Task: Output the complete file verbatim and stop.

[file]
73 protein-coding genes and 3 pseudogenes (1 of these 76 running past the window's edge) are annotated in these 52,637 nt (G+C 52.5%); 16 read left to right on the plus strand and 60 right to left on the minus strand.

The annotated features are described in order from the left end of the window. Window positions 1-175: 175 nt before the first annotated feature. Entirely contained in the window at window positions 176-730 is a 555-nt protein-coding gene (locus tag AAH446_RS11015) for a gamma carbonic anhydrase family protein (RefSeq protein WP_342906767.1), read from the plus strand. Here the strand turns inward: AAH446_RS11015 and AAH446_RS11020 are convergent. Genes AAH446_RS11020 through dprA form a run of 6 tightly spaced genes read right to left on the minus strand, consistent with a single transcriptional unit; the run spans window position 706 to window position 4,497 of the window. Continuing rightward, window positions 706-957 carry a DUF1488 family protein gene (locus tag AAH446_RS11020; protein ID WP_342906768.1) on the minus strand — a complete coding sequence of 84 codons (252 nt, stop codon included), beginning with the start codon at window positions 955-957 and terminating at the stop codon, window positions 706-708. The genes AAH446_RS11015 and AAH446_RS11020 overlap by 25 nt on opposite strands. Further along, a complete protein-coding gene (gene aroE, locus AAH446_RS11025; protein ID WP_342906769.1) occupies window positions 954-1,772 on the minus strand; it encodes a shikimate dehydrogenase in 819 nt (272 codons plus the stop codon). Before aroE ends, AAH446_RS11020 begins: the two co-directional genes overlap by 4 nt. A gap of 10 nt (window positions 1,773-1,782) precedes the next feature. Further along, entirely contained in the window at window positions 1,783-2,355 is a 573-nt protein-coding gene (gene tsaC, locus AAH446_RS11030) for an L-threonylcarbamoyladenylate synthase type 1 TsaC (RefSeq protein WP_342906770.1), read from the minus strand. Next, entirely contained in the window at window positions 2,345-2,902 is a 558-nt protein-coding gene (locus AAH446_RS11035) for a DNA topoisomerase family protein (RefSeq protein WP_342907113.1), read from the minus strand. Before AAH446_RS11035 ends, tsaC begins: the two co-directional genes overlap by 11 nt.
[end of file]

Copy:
73 protein-coding genes and 3 pseudogenes (1 of these 76 running past the window's edge) are annotated in these 52,637 nt (G+C 52.5%); 16 read left to right on the plus strand and 60 right to left on the minus strand.

The annotated features are described in order from the left end of the window. Window positions 1-175: 175 nt before the first annotated feature. Entirely contained in the window at window positions 176-730 is a 555-nt protein-coding gene (locus tag AAH446_RS11015) for a gamma carbonic anhydrase family protein (RefSeq protein WP_342906767.1), read from the plus strand. Here the strand turns inward: AAH446_RS11015 and AAH446_RS11020 are convergent. Genes AAH446_RS11020 through dprA form a run of 6 tightly spaced genes read right to left on the minus strand, consistent with a single transcriptional unit; the run spans window position 706 to window position 4,497 of the window. Continuing rightward, window positions 706-957 carry a DUF1488 family protein gene (locus tag AAH446_RS11020; protein ID WP_342906768.1) on the minus strand — a complete coding sequence of 84 codons (252 nt, stop codon included), beginning with the start codon at window positions 955-957 and terminating at the stop codon, window positions 706-708. The genes AAH446_RS11015 and AAH446_RS11020 overlap by 25 nt on opposite strands. Further along, a complete protein-coding gene (gene aroE, locus AAH446_RS11025; protein ID WP_342906769.1) occupies window positions 954-1,772 on the minus strand; it encodes a shikimate dehydrogenase in 819 nt (272 codons plus the stop codon). Before aroE ends, AAH446_RS11020 begins: the two co-directional genes overlap by 4 nt. A gap of 10 nt (window positions 1,773-1,782) precedes the next feature. Further along, entirely contained in the window at window positions 1,783-2,355 is a 573-nt protein-coding gene (gene tsaC, locus AAH446_RS11030) for an L-threonylcarbamoyladenylate synthase type 1 TsaC (RefSeq protein WP_342906770.1), read from the minus strand. Next, entirely contained in the window at window positions 2,345-2,902 is a 558-nt protein-coding gene (locus AAH446_RS11035) for a DNA topoisomerase family protein (RefSeq protein WP_342907113.1), read from the minus strand. Before AAH446_RS11035 ends, tsaC begins: the two co-directional genes overlap by 11 nt.